Email complexity in the cloud – moving it up or out?

INTERNET

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Image: By BiztechAfrica
Email complexity in the cloud – moving it up or out?

By Kendal Watt, Mimecast South Africa’s Senior Pre-Sales Engineer  

Email has developed rapidly since the first message was sent in 1971 between two computers that were literally right next to each other. While it’s more than common nowadays for people sitting right next to each to use email rather than turn around and chat, the difference is that their messages now go through a network of servers, have disclaimers and marketing material attached to them, are scanned for viruses, checked against spam blacklists, filtered for ‘content violations’, and then archived for up to ten years before they drop into the mailbox three feet away. 

Cloud computing offers fantastic alternatives to the nightmare and cost of on-premise email management but not all cloud computing solutions are equal. By taking care of the detail when choosing a service provider, IT teams can make sure their email management partner offers simplicity, costs savings and time for IT managers to do things other than manage quarantine folders.

So how does a CIO go about interpreting the promise and the reality of cloud computing for the business and making the right choices about which applications to put into the cloud and with whom?

Here are five important questions to ask your cloud computing service provider:

  • How many different technologies are there in this ‘one’ solution?

The best cloud computing solutions are those built on a single technology platform - one set of source code that drives every module. This ensures management simplicity, effective performance and reduces single points of failure.

In addition, the modules are designed to work together and have not been forced together with bits of middleware or custom code. When software is forced together there is the potential to reduce the overall functionality by abstracting the control layer of each component and changes in business model of each component. Essentially – nothing works as well together as it could on its own.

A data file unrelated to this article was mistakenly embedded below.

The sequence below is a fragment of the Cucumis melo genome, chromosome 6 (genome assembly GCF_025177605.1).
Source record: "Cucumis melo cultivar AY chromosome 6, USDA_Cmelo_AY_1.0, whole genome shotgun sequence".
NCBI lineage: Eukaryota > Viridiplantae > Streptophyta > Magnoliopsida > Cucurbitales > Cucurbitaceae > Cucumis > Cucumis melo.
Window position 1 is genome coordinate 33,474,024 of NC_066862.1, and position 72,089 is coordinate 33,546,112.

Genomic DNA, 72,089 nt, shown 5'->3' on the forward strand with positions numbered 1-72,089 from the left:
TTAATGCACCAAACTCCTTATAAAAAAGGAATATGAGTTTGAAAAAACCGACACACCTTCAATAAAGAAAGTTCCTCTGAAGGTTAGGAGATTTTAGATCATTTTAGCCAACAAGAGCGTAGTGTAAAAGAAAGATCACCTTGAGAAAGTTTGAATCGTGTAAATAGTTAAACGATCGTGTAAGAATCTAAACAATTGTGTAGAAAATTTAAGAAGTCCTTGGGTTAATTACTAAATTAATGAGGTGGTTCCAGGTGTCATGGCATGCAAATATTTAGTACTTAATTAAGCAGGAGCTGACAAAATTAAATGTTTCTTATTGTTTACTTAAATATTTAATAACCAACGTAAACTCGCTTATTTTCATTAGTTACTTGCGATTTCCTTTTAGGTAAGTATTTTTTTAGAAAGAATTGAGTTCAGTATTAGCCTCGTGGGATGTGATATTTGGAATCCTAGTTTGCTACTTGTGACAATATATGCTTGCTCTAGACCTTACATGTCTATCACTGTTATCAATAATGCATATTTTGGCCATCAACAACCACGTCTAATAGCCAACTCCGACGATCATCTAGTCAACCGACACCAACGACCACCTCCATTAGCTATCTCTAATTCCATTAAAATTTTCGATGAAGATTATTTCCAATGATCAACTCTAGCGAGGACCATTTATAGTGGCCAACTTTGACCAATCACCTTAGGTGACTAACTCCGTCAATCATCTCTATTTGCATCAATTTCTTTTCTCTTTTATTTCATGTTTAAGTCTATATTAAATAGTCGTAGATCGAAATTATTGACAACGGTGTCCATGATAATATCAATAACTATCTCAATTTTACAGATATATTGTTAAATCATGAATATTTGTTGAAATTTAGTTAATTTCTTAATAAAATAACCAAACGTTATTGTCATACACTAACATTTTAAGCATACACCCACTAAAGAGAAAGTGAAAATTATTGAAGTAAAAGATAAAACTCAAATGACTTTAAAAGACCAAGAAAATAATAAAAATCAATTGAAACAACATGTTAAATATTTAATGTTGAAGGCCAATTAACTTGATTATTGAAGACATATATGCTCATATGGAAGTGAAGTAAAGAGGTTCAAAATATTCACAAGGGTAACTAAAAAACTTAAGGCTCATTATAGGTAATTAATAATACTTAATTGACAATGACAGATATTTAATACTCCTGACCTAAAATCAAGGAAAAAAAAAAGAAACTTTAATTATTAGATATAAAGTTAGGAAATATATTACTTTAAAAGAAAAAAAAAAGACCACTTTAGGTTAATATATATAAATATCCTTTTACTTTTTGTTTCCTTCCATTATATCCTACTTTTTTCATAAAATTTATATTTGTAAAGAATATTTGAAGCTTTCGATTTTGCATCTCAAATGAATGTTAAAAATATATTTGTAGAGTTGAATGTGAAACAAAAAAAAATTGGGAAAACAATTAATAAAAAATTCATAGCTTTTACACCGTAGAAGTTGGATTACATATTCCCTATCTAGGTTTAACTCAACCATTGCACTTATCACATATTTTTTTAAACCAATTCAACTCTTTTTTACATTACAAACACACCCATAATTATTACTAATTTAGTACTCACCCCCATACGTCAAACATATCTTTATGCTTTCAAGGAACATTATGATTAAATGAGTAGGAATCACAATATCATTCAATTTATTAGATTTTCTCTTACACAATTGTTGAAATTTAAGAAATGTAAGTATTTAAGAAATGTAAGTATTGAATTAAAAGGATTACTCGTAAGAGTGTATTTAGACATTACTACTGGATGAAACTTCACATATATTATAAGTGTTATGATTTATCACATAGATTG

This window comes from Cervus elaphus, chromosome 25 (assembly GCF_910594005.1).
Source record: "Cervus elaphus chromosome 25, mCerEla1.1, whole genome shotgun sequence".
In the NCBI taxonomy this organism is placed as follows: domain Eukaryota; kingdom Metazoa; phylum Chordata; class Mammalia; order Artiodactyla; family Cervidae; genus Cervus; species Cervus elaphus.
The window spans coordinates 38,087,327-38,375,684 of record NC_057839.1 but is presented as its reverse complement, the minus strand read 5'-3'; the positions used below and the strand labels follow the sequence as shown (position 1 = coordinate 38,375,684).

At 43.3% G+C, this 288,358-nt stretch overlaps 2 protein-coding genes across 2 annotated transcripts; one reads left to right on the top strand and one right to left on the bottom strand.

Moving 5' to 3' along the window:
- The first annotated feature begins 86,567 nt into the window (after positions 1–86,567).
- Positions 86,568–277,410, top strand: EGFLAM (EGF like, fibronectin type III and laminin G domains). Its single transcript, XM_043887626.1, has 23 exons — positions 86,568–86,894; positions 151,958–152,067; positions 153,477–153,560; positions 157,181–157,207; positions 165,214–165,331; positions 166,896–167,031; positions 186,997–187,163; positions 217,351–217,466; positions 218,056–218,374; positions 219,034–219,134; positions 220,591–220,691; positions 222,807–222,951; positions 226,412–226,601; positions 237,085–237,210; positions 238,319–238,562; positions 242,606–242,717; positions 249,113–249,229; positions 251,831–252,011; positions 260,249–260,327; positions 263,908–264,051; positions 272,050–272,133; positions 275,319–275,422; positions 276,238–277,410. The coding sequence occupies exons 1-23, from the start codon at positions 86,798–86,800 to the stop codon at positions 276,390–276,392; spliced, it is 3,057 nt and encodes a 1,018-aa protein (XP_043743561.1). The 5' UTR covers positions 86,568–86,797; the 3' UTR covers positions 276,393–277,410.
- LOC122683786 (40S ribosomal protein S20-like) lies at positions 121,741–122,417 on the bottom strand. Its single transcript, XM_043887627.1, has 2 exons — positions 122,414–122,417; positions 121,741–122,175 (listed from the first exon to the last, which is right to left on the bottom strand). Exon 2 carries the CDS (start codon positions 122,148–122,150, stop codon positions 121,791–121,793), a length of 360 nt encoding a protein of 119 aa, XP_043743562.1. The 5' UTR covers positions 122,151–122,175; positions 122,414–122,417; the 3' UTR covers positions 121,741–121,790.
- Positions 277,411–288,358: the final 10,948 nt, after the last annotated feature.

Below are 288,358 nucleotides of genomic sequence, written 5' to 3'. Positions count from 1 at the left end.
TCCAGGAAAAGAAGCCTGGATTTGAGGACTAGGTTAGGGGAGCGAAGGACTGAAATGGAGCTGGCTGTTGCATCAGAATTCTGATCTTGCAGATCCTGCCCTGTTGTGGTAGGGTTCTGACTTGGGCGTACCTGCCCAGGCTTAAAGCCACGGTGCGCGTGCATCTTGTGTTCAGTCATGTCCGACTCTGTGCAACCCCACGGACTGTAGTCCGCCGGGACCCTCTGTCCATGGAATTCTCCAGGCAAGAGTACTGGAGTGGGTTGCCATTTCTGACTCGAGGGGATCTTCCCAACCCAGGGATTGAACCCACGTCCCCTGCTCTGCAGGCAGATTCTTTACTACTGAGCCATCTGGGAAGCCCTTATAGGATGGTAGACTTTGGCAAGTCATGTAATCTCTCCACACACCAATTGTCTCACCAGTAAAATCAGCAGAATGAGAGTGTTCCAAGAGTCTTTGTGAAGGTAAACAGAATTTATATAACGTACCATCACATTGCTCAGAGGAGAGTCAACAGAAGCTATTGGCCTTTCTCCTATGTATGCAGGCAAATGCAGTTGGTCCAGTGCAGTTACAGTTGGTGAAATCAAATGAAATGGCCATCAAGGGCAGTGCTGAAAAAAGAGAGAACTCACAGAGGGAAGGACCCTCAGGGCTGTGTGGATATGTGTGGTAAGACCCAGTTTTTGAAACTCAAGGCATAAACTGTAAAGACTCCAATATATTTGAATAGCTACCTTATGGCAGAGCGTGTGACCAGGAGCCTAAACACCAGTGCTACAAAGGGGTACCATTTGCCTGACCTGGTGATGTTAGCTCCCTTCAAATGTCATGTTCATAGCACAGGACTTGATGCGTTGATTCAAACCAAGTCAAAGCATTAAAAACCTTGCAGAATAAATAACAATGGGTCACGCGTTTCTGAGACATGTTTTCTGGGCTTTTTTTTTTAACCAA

• Service level agreements – how far will they go?

Is your service provider willing to take as big a risk on their software as you are? Punitive SLAs prove the trust the company has in their offering. Does the proposed solution’s SLA go beyond the service of the organisation delivering the solution and extend to the performance and scalability of the actual applications? Why should you put your business at risk, if the service provider will not?

  • What impacts the cost of the solution?

The cost of the total solution depends on the cost of each individual component. When talking to a service provider that has developed the technology from the ground up from one single technology platform there is only one person to negotiate with.  Best of breed solutions are at the mercy of the component provider’s sales rates and therefore less able to provide compelling cost to value offerings.

  • What do other people think?

This is not just about service delivery and whether the help desk actually helps and the customer call centre care about its customers. It’s also about business sustainability. With legislation and regulation demanding increased data storage and interrogation ability, its vital to ensure the solution you select today will still be operational and relevant in a decade. While this is not impossible to predict, making an informed choice by looking at the track record and talking to other clients will reduce the threat of a wasted investment.

  • Can I trust you?

Transparency remains a major factor in the success of cloud technology adoption, particularly as a means of building confidence amongst enterprise CIOs that their data is safe and secure in the cloud. Cloud providers need to put their weight behind meaningful industry initiatives- such as STAR and ISO27001-that can turn ‘trust’ from an intangible to a tangible purchasing criterion.



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